This worked for the company… We thought we needed replaceable laptop and phone batteries… We were wrong.

Uber Picks Dialpad to Fuel its Growth

June 14, 2016



We’ve been covering cloud here at TMC for two decades – back when we called  these companies in this space ASPs and over these twenty years or so, there has been one constant in how they've gone to market. The initial target is small companies known as SMBs and then later they work up to larger companies. Grasshopper is an extreme example… They call themselves the entrepreneur’s phone system and while most have tried to move to larger installs, they seem to be stuck in place. Not that there is anything wrong with the approach, it’s just unusual.

Accuris Networks Helps Stich Together Cellular and WiFi Networks for Carriers and ISPs

September 13, 2015

This past week saw the launch of a plethora of new Apple devices – specifically two new phones which will shoot and edit 4K video as well as a new iPad Pro which sports a massive 5.6 million pixels. Moreover, the phones have 12MP cameras which replace the previous models which had 8 MP. That’s a 50% increase in potential pixels in photos. What this means, is even more demands on wireless broadband networks as these phones hit the market.

The One New Anti-Theft Idea Apple Needs

May 13, 2015

I left my iPad Air 2 and a case in the glove compartment of Hertz rental car. I am a loyal Hertz customer but this is the second time I have left something of value in the car only to see it disappear very quickly after the car was returned. They told me lost and found was closed when I returned shortly after I realized it was missing. They said come back in the morning, which I did to find they couldn't find the item.

Fring Alliance Aims to Become Carrier VoIP Cooperative

April 3, 2015

Fring may be one of the more interesting stories in the telecom space. The company launched one of the first VoIP apps I used on the iPhone – if not the first. They then sold to GENBAND some years later to be the core enabler of a hosted VoIP platform carriers could purchase from GENBAND and resell to their customers. In short, a simple cloud-based white-label way to compete with OTT without massive investment.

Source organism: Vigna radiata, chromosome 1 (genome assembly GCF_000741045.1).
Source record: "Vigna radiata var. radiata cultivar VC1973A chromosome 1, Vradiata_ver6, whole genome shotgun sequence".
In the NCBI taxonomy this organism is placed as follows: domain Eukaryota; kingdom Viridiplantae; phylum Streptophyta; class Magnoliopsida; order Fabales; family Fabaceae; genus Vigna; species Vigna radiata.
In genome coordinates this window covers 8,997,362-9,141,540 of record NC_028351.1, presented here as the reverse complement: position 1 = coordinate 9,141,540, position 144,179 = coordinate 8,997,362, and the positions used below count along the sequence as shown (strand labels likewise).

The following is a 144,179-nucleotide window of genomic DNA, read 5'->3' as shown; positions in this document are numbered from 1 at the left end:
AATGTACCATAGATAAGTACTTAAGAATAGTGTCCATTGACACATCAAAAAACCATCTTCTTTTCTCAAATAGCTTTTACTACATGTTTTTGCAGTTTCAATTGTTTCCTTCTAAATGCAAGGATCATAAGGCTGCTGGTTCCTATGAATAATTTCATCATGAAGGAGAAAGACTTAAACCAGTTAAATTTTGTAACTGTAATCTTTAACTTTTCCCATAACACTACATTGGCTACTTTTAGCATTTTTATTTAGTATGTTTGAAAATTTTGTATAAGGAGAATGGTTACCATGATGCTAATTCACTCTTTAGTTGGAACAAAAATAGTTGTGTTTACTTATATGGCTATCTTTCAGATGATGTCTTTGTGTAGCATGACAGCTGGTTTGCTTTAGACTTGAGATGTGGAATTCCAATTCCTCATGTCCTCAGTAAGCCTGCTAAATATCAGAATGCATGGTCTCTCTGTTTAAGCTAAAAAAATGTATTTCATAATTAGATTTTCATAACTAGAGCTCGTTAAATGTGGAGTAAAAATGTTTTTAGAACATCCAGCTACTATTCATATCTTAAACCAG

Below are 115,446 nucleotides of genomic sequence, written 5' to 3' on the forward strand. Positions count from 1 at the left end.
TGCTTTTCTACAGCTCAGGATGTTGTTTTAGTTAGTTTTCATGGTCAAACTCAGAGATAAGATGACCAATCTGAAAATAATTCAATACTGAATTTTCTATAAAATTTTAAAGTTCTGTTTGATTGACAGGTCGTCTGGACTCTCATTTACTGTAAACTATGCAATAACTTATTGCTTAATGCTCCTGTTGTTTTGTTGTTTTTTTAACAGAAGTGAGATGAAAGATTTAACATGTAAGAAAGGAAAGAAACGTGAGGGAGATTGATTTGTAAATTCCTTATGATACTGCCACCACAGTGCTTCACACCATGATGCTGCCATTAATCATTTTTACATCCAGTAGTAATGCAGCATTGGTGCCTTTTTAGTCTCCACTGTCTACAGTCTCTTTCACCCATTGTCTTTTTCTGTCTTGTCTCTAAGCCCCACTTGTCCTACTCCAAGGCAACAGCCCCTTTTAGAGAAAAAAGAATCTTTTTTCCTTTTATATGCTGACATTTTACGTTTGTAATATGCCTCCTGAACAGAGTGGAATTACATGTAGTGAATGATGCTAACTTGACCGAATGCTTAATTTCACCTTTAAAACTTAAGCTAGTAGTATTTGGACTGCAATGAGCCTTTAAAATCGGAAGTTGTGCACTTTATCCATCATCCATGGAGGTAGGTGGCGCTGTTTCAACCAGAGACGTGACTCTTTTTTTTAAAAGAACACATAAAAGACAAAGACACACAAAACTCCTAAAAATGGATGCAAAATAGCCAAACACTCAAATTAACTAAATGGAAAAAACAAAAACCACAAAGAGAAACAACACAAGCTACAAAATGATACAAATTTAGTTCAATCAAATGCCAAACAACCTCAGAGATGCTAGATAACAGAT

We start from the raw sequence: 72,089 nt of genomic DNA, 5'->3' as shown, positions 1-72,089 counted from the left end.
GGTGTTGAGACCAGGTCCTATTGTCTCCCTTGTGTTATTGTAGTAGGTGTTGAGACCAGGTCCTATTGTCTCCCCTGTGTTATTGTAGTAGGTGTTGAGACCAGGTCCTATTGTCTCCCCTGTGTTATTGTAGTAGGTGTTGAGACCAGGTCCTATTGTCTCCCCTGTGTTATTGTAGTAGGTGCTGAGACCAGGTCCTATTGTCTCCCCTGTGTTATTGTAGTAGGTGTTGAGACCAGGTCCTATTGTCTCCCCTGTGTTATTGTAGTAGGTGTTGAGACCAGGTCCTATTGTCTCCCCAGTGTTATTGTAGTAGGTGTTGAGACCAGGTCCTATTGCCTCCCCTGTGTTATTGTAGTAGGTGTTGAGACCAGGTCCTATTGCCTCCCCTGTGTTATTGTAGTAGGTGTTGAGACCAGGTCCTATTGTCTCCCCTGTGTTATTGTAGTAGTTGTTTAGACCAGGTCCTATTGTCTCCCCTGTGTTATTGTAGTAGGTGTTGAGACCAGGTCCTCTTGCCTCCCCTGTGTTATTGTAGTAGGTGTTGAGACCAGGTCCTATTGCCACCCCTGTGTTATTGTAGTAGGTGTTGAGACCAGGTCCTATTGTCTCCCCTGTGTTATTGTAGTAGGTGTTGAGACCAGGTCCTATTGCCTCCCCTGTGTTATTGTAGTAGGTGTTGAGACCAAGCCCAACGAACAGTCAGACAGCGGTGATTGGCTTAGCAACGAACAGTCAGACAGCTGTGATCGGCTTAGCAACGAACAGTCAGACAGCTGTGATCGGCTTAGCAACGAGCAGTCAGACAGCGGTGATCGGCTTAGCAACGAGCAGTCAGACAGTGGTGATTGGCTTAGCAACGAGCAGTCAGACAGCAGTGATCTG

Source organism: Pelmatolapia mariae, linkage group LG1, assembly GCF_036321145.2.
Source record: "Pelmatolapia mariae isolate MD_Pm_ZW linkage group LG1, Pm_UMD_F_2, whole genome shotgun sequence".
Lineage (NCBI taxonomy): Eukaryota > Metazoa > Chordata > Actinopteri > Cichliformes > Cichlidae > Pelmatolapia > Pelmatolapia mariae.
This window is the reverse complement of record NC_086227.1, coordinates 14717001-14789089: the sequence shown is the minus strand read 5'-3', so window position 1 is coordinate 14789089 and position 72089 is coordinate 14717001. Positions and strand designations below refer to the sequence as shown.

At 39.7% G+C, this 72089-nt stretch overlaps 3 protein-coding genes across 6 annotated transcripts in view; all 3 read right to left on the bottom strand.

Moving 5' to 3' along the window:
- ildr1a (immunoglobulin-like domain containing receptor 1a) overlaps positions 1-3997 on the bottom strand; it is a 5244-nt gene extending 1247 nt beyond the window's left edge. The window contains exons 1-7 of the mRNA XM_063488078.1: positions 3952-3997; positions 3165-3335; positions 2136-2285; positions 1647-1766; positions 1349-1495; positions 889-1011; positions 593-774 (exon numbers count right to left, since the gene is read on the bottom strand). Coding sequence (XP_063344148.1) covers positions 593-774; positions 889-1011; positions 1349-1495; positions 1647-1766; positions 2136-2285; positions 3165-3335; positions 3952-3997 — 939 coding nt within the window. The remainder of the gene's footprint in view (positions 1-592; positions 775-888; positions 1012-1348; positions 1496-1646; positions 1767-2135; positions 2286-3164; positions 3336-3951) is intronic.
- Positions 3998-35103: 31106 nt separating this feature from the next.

TCS Shows Telemedicine Improvements and more at #MWC15

March 2, 2015


TCS had a wealth of interesting news at MWC - probably the most interesting was their VirtuMedix solution which is a HIPAA compliant virtual telemedicine solution allowing doctors and patients to securely communicate in order to minimize the need for in-person visits. In a live demo they showed me how a patient could get added to a queue after paying a fee for service and the doctor could then choose to take the audio or video call. From that point they communicate via WebRTC and can share photos if needed, of a rash for example.

The doctor has a fully integrated portal which links to billing and prescription systems and patients for their part get help entering their malady as the system is prepopulate with popular ailments.

In all, this is a very slick solution - they even have an integrated refund which can be sent to a patient if it is deemed they are better off going to the emergency room after all.

TCS is also working on connected car solutions - helping to harden the solutions to prevent buffer overruns and other issues which could be exploited by hackers. Penetration testing via range checks is one of the way they do this.






5 Tech Companies to Watch in 2015

December 30, 2014

There are so many companies I meet with who have interesting stories to tell so I spent some time putting together a list of those worthy of recognition. I hope you find this interesting and have a great 2015.

Talari T5000 pictured below



Talari Networks is all about revolutionizing WAN economics or in less marketing speak, they are disrupting the MPLS monopoly. Wait, I am still talking in marketing terms.